With Gandalf gone, the remaining Fellowship members make for the Elf kingdom of Lothlórien. There's a lot more scenes set in Lothlórien in the extended version compared to the theatrical release. There's trouble getting past through the Elf kingdom due to Frodo's possessing the ring. But eventually they are led by Haldir of the Elves to the city of Caras Galadhon where they meet the home dwellers of Lothlórien, Lord Celeborn and Lady Galadriel.

The Lady Galadriel is played by Cate Blanchett in the movie. Galadriel is the lady of light in the land of Lórien. She is the most beautiful of elves ever seen in Middle-Earth. Frodo is even transfixed by her beauty and wisdom. But there is something sad about Galadriel in her eyes. There's also something dangerous about her too. Cate delivers a wonderful and elegant performance as Galadriel. Frodo gets to look into `the mirror of Galadriel' which shows images of the past, present and future. Frodo gets to see what happens if he should fail in his quest for the ring and is persuaded by Galadriel to carry on his quest alone without the Fellowship to help him. There's a pretty scary moment when Galadriel reveals a deadly form when tempted to have the ring by Frodo.

In the extended version of `Fellowship', Galadriel gives gifts to the Fellowship as they depart Lórien, and there's a really nice scene between Galadriel and Gimli the dwarf as Gimli secretly falls in love with her.

The Fellowship departs from Lórien in Elf boats on the great river Anduin. Seeing the Fellowship travelling in boats is pretty exciting with Frodo and Sam in Aragorn's boat; Merry and Pippin in Boromir's boat and Gimli in Legolas's boat. They come across the Argonath, a monument of pillars carved into the shapes of kings of men including Isildur. It's a pretty iconic moment and you wouldn't believe that those Argnoath statues are miniatures (or `big-atures). The Fellowship eventually arrive on the shores of Amon Hen and rest before continuing their journey

But soon Frodo is missing as well as Boromir. During a tense scene between Frodo and Boromir, Boromir succumbs to the power of the ring and attempts to take it from Frodo. Frodo manages to escape, before deciding to go on his own with the quest.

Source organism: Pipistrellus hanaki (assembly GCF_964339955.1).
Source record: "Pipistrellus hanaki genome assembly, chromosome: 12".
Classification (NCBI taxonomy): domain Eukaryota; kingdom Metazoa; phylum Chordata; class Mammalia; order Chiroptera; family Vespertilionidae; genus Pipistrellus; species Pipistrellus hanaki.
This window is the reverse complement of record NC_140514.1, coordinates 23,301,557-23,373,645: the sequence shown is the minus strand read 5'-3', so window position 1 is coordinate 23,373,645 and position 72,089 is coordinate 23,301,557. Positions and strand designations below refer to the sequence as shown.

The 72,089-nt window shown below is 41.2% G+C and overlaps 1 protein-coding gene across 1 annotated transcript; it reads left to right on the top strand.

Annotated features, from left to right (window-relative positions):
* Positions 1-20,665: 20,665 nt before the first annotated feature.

Soon the Fellowship are attacked by an army of bloodthirsty Uruk-Hai. These are orc-goblin men bred by Saruman at Isengard and they are led by Lurtz, who is pretty scary-looking. The Uruk-Hai are like gorilla orcs built for fighting and there's a moment when Aragorn fights them off single-handed. They attempt to find Frodo and the ring. Will Frodo manage to escape and will it mean the death and loss of many friends in the breaking of the Fellowship?


The special features on this four-disc DVD of `The Fellowship of the Ring' are as follows on the following discs.

On both discs of the film, there are four full-length commentaries by various contributors in the making of the movie. The four commentaries are `The Director and Writers'; `The Design Team'; `The Production/Post Production Team' and `The Cast'.

`The Director and Writers' commentary is with director Peter Jackson with writers Fran Walsh and Philippa Boyens. `The Design Team' commentary includes many people from the design department of Middle-Earth and Weta Workshop including Richard Taylor (Weta Workshop); Alan Lee and John Howe (artists); Grant Major (production designer); Dan Hennah (art director), etc. `The Production/Post Production Team' commentary includes people from the production of the story including producer Barrie Osborne; executive producer Mark Ordesky; co-producer Rick Porras; music composer Howard Shore; visual effects supervisor Jim Rygiel, etc. My favourite commentary is `The Cast' commentary featuring many of the cast of the movie including Elijah Wood; Ian McKellen; Liv Tyler; Sean Astin; Dominic Monaghan; Billy Boyd; Sean Bean, etc.

I've just recently discovered on Disc 2 that there's an `Easter Egg' to look out which you can find in the `Select a Scene' menu of the disc.


The third and fourth discs of this four-disc DVD set are `The Appendices' which covers the making of `The Fellowship of the Ring' in detail from book to screen, containing many documentaries; video material and picture galleries.

The first disc of `The Appendices' covers the beginnings of `The Lord of the Rings' books by Tolkien to how Peter Jackson and his team interpreted the book into the script and design phase.

There's an `Introduction' by director Peter Jackson who explains what happens on this disc. There's a `PLAY ALL' option that allows you as a viewer to watch all the documentaries on this disc lasting for 2½ hours. Please note, there are some video material and photo and pictures galleries to enjoy on this DVD. There's also an `Index' option on the bottom left-hand corner of the main menu to help you navigate through this DVD easily.

The sections on this DVD include the following.

There's `J. R. R. Tolkien - Creator of Middle-Earth' which is a documentary looking into the history of Tolkien and how he created the story of `The Lord of the Rings' and the world of Middle-Earth.

There's `From Book to Script', a documentary looking into how the writing team adapted Tolkien's book into a screenplay for the movie.